Thank you again and congratulations!

Family Ties: Sermon for the 13th Sunday after Pentecost

I interrupt my previous series on “Bible Verses Taken Out of Context” to bring you the sermon I preached this last Sunday, August 18, 2013. I will pick up the series at a later date, but I have been a little too busy as of late to write an original blog post. New babies will do that to you! I hope this satiates your appetite!

“Family Ties”    Based on Luke 12:49-53

Grace, mercy and peace be to you from God our Father and from our Lord and Savior, Jesus Christ

Do you think that I have come to give peace on earth? No, I tell you, but rather division. For from now on in one house there will be five divided, three against two and two against three. They will be divided, father against son and son against father, mother against daughter and daughter against mother, mother-in-law against her daughter-in-law and daughter-in-law against mother-in-law.

This passage in Luke 12 can be a little jarring to our ears at first. Do you think that I have come to give peace on earth? Um, yeah, Jesus. That’s exactly what we think. Aren’t you supposed to be the Prince of Peace? In fact, Luke himself seems to communicate that quite clearly in the rest of his gospel. Luke 1:76, 79 And you, child, will be called the prophet of the Most High; for you will go before the Lord to prepare his ways, to give light to those who sit in darkness and in the shadow of death, to guide our feet into the way of peace.  Luke 2:14 Glory to God in the highest, and on earth peace among those with whom he is pleased! Jesus himself says in Luke 7:50 and 8:48- Your faith has saved you; go in peace. To the 72 he sends out, he says in Luke 10:5-6- Whatever house you enter, first say, ‘Peace be to this house!’ And if a son of peace is there, your peace will rest upon him. But if not, it will return to you. The crowds hailed Jesus as he entered into Jerusalem as a bringer of peace in Luke 19:38- Blessed is the King who comes in the name of the Lord! Peace in heaven and glory in the highest! And finally, after Jesus rises from the dead, the first thing he says to his disciples in Luke 24:36 is this: Peace to you!

So what is going on in chapter 12? Do you think that I have come to give peace on earth? No, I tell you, but rather division! Kind of a conflicting message, isn’t it? Maybe this is one of those contradictions in the Bible that the critics are always trying to point out. Maybe they are right!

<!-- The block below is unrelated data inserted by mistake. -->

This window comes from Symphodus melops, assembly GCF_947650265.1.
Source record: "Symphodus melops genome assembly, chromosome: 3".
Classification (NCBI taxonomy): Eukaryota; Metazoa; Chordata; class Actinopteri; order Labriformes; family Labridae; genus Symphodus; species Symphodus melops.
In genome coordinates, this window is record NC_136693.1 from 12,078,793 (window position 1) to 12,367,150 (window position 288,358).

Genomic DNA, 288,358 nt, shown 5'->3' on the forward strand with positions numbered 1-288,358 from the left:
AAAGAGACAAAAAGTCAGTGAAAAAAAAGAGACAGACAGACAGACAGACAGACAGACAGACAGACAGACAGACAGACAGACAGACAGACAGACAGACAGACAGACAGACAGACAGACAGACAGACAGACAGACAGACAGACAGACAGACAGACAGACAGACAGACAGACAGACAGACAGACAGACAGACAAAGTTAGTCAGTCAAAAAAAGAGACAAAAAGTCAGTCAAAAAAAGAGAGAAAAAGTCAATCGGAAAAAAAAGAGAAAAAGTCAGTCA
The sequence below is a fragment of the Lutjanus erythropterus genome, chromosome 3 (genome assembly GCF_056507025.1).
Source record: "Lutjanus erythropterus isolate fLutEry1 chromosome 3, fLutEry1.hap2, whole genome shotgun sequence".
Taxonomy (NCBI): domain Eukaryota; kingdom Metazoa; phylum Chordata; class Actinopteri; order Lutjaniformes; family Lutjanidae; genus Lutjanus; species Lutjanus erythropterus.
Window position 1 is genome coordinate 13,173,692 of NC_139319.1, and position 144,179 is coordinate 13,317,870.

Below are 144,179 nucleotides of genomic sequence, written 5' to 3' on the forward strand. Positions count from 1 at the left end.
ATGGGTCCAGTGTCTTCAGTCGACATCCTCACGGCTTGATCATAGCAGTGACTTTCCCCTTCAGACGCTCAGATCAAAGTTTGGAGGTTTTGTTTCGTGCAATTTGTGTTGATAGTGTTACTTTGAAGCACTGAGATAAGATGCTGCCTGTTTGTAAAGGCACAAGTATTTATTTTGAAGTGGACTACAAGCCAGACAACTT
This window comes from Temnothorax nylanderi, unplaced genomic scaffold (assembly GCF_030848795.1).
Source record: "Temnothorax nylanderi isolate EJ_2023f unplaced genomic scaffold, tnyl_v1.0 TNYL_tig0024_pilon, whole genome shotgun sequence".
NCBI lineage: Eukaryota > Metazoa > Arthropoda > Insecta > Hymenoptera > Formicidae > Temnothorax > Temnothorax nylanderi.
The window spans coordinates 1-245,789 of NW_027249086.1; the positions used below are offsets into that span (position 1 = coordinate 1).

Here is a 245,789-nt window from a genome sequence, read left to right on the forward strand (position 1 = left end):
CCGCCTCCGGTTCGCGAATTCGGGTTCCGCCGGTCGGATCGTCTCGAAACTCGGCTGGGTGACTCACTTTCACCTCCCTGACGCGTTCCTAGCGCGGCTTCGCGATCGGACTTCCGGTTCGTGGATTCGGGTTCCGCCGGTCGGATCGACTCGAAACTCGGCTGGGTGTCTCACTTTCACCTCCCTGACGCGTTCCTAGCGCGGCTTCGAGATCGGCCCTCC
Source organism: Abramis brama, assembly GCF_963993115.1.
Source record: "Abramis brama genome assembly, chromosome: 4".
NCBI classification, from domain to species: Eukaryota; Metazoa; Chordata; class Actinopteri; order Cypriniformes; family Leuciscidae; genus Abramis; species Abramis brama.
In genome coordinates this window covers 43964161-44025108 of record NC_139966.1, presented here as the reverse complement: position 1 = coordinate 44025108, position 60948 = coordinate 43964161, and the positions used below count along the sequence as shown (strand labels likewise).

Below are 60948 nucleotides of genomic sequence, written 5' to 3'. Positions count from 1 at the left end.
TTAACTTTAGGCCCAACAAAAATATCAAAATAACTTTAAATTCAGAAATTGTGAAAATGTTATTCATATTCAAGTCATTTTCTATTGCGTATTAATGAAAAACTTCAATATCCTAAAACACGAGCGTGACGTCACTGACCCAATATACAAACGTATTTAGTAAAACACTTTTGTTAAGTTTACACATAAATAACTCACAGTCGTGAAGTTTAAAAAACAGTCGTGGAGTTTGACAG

Don’t worry! They aren’t. They never are. What we have going on here in the gospel of Luke is two different kinds of peace.

peace btw god and manYou see, the peace that Jesus comes to bring is peace between God and mankind. Jesus does bring peace on earth for those who are members of God’s kingdom. This is why Jesus came- to reconcile God and man. This peace between God and man is made possible through Jesus’ death on the cross. On the cross, all of God’s wrath against mankind, against you and me, because of sin was poured out on Jesus. And this is what Jesus is talking about in verses 49-50 of Luke 12. I came to cast fire on the earth, and would that it were already kindled! I have a baptism to be baptized with, and how great is my distress until it is accomplished! The fire that Jesus casts on the earth is God’s judgment and wrath. Jesus came to consume and destroy sin. But he doesn’t cast fire against sin by destroying sinners. Again, God’s wrath and judgment against sin, the fire that he casts, is placed solely on Jesus on the cross. When Jesus wishes that it were already kindled, he knows what his ultimate destination is: the cross. And he is expressing his desire to do what he came to do. The baptism that he is to be baptized with is a bloody baptism, again referring to the cross. Jesus knows the pain and anguish and distress that he will undergo to pay the price for the sins of the whole world. Jesus would undergo a brutal and agonizing death to satisfy God’s wrath and bring peace between God and man.

You and I have that peace. You know that peace. It is yours through Christ and through your baptism which marks your entrance into God’s kingdom of grace, mercy, and peace. The benefits of Jesus’ death and resurrection are yours and so is the peace that surpasses all human understanding. All of those passages about the peace that Jesus brings are about the peace between God and mankind which is yours because of your faith in Jesus as the One who took your place on the cross.

people dividedHowever, the peace that Jesus brings between God and man actually causes division on this earth between man and man. Jesus’ death on the cross might bring peace to you from God, but it causes division in this world. You will be hated by the world because of me, Jesus tells you. Paul refers to the cross of Jesus as a stumbling block for many, foolishness to the world. You will be reviled and persecuted and killed for Jesus’ sake. The same cross which brings peace will also cause division.

coexistNo doubt, you all have seen the popular bumper sticker which reads “COEXIST” and is made up of symbols of many of the world’s major religions. The implied message behind this bumper sticker is “Can’t we all just get along? All religions are equally valid. They all lead to the same place. Just stop trying to convert me and everybody else and let me live my life in peace.”